A-Rod co-founded ticketing startup Jump raises $20 million to take on Ticketmaster after Taylor Swift fiasco

Alex Rodriguez plays catch in the parking lot during the game between the Chicago Cubs and the Cincinnati Reds at The MLB Field at Field of Dreams on Aug. 11, 2022 in Dyersville, Iowa.
Quinn Harris—MLB Photos/Getty Images

Baseball legend Alex Rodriguez and his business partner Marc Lore have raised a $20 million funding round for a new ticketing and fan experience business that they hope will outperform the industry’s troubled incumbents

The funding round for Jump, which has been in stealth until now, was led by Forerunner Ventures and joined by Courtside Ventures, Will Ventures and Mastry Ventures. Additional investors include MetaLab and Drive by DraftKings, with early funding coming directly from the founders, including Rodriguez and Lore. Total funding is now at $30 million.

Management has engaged in talks with team owners and executives to figure out how to improve the status quo and lure potential clients. The ticketing industry has seen a lot of drama lately, with Live Nation Entertainment Inc. executives facing lawmakers in Washington over the botched sale of Taylor Swift tickets in November. Live Nation Entertainment was formed through a merger of Live Nation and Ticketmaster in 2010.

Rodriguez and Lore started considering the sector in 2020 when they tried to buy the New York Mets and got a look under the hood of a professional sports franchise. They concluded that there was a chance to improve overall economics by developing a service that caters to fans in the weeks running up to a game, during a match, and in the weeks afterwards.

“As Alex and I began exploring ownership opportunities with sports teams, we spoke to industry execs and began seeing first-hand how many teams were missing the mark when it came to their fan experience,” Lore said in an email. “We quickly realized that there were so many untapped opportunities to rethink the entire fan journey.”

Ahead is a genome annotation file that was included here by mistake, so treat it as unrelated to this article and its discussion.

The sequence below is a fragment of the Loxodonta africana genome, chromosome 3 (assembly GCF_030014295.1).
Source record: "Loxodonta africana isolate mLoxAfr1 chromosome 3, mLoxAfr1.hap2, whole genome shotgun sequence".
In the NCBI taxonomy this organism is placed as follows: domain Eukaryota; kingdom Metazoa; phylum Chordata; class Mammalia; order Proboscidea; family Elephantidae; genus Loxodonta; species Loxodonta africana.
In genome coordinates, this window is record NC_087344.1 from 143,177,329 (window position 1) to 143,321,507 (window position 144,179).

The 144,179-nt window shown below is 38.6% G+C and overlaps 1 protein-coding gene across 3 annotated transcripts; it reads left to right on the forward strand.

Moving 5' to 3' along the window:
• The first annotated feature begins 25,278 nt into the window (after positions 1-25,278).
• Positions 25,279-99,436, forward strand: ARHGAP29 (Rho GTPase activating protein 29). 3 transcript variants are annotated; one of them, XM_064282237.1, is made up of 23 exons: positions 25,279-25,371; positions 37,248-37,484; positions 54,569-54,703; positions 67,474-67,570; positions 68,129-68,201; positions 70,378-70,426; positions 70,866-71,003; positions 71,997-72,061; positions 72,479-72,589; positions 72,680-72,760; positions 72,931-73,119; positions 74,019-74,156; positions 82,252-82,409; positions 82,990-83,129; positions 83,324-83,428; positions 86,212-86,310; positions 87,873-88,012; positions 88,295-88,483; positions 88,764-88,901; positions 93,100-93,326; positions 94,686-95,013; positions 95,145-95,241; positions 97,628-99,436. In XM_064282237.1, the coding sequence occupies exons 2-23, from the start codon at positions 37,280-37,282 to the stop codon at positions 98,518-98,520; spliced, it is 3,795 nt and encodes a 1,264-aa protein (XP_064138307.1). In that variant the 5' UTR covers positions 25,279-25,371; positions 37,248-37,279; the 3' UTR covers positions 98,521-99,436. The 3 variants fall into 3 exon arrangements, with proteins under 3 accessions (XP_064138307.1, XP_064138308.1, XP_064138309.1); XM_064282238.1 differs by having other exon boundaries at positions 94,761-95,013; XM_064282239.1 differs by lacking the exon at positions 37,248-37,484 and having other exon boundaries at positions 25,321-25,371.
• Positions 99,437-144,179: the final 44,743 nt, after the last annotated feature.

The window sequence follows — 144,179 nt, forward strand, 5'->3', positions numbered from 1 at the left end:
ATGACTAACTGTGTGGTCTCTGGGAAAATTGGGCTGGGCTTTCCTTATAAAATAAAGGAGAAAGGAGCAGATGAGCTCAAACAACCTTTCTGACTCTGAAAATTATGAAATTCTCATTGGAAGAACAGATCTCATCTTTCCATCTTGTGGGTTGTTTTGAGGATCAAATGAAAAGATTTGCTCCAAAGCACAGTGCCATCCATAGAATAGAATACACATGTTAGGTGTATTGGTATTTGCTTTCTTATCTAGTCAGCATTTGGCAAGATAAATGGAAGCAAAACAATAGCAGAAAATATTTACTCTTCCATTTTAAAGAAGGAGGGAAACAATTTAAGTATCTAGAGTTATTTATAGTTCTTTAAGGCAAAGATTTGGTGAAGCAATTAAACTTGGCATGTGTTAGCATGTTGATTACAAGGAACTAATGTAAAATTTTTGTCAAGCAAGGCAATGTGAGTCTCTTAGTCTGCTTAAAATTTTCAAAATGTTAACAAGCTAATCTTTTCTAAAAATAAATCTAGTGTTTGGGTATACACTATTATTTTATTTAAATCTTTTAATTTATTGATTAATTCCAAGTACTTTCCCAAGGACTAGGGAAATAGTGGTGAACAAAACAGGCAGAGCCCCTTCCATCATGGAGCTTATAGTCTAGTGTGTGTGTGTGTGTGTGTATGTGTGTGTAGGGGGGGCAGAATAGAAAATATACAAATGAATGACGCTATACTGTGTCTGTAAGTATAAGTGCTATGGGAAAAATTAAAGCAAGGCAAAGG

Jump plans to offer services across ticketing, e-commerce, content and event experiences, including dynamic ticketing, which would allow fans to pay to move to a better open seat in the middle of a match.

Chief Executive Officer Jordy Leiser, a co-founder, said in an interview that management hopes to work with the existing ticket sellers and open up the industry with less exclusive deals. He hopes to make live events more personalized and less transactional.

Leiser said the capital will be spent on hiring as they build the product. Jump remains in development mode and needs engineers, product managers and data scientists. He said that Jump isn’t currently looking for additional capital but will raise more as needed, with the product still “quarters away” from hitting the market.

Rodriguez and Lore have put money behind many businesses over the past few years, including a $1.5 billion deal for a stake in the NBA’s Minnesota Timberwolves. Their other investments include online brokerage Tornado and sports stock market Mojo.

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